“By the time I was eight years old, whenever a good-natured aunt or teacher would ask me what I wanted to be when I grew up, fully expecting me to say ‘astronaut’ or ‘firefighter,’ I would adamantly proclaim that I was going to be a zoologist,” said Greg Pandelis, a senior majoring in ecology, evolution and biodiversity as well as evolutionary anthropology. “They would then often tell me that it was fantastic that I wanted to work in a zoo, and later regretted it as they found themselves in a long conversation with an eight-year-old about why zoologists don’t necessarily work in zoos.”
It’s difficult for him to pinpoint one event that sparked his intense interest. However, his passion grew when his family moved to the Alaskan bush during his middle school years. “I spent every chance I could out on the tundra, observing the wildlife and compiling my very own natural history collection, taking measurements and preserving parts of wild game that local Yupik hunters gifted to our family. My passion for natural history and evolutionary biology has not diminished since then and has in fact grown within the University of Michigan community, which has provided me with so many remarkable opportunities!”
Pandelis’ research focuses on untangling the driving forces behind adaptation in snake skulls. “I pair innovative 3D CT scan data with traditional natural history information to understand how factors such as diet and habitat influence the diversification of skull shape through evolutionary time.
“The implications of my work are wide-ranging – understanding how snake skull shape evolves in response to ecological variables will elucidate how vertebrate skulls evolve more broadly. This increases our understanding of how important traits such as skeletal shape are molded by natural selection.”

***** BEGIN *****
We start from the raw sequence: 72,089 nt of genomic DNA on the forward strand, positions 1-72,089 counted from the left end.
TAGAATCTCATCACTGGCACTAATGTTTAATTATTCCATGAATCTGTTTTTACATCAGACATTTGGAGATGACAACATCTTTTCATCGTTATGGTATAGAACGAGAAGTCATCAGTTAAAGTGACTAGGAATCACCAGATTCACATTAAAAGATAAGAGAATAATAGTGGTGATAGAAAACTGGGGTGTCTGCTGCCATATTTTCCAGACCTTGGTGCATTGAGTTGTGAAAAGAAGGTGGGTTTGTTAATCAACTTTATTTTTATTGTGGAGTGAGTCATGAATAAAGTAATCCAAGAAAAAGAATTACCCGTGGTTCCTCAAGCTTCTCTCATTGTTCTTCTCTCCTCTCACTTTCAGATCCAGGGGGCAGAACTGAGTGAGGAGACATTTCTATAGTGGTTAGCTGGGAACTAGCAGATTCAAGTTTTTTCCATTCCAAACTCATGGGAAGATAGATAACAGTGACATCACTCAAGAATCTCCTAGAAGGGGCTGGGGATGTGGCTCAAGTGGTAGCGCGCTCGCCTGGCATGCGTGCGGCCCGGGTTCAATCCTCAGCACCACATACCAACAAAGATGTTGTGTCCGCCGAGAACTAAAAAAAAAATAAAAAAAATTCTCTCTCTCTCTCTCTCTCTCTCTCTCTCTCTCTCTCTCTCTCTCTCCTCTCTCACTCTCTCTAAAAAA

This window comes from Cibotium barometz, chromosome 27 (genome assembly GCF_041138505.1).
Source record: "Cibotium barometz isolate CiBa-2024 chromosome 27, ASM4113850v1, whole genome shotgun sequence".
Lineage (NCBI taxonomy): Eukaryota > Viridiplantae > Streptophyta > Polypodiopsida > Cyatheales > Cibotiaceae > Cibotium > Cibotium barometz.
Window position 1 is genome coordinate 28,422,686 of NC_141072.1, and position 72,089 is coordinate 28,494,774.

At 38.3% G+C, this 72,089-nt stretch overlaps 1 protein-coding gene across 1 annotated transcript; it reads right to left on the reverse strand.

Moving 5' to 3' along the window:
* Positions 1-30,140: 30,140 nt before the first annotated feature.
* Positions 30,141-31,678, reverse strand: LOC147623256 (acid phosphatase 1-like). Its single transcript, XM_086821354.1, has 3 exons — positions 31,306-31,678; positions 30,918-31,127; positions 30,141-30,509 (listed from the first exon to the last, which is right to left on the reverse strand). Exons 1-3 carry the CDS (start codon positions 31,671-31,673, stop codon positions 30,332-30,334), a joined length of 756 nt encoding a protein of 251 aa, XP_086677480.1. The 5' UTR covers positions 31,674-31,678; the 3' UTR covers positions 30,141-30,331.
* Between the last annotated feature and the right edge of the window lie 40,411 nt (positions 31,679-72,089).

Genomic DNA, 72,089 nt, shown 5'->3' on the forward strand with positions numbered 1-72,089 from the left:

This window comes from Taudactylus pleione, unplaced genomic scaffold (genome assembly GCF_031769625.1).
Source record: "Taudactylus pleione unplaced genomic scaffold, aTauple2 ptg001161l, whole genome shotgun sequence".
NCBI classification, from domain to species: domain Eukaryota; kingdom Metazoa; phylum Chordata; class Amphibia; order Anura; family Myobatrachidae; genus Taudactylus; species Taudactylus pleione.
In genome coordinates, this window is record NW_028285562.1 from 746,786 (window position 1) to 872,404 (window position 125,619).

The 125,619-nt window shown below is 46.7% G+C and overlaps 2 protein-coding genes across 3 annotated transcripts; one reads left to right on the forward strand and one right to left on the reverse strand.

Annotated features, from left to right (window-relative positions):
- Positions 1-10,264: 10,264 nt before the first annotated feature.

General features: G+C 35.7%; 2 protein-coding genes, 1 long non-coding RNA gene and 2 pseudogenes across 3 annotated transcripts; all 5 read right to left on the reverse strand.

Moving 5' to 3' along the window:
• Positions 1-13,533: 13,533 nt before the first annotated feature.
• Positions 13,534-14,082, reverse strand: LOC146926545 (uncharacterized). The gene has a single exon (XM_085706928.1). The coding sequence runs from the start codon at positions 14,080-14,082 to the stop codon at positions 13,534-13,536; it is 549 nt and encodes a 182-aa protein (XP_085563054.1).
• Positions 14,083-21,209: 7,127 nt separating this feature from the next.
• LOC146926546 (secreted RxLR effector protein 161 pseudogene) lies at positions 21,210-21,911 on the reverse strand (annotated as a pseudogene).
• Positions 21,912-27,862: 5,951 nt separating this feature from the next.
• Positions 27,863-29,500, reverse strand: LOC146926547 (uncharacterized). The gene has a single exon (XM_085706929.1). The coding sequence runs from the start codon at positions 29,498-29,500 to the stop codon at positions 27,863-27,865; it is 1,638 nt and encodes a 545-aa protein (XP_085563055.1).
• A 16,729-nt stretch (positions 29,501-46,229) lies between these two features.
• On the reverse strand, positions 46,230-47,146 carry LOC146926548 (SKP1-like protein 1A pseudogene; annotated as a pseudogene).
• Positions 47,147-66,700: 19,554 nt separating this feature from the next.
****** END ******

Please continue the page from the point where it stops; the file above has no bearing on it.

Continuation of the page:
“For his thesis, Greg is studying the evolution of skull shape in group of snakes from South America, the dipsadines,” said EEB Professor Dan Rabosky, Pandelis’ advisor. “This is a group of snakes that has undergone a spectacular evolutionary explosion, diversifying into more than 700 species and a wide variety of ecological roles. Greg is using CT scanning to understand how their skulls have evolved to allow them to eat such a wide variety of prey items.” Pandelis is in the Honors Program of the College of Literature, Science, and the Arts.
When Pandelis was in high school, he started a skeleton preparation business, “Greg’s Bugs and Bones,” where he used techniques of museum preparation (dermestid beetles) to professionally prepare skeletons for scientists and other clients. While living in the Yukon delta of remote western Alaska for a few years, he would prepare skeletons of wolverines, wolves and more that local trappers and hunters would bring him.
In the next year, he plans to conduct independent field research in Greece, studying the reptiles and amphibians of a little known island system with the goal of coming to a better understanding of its biodiversity. After the completion of this work, he plans to pursue a Ph.D. in herpetology and evolutionary biology.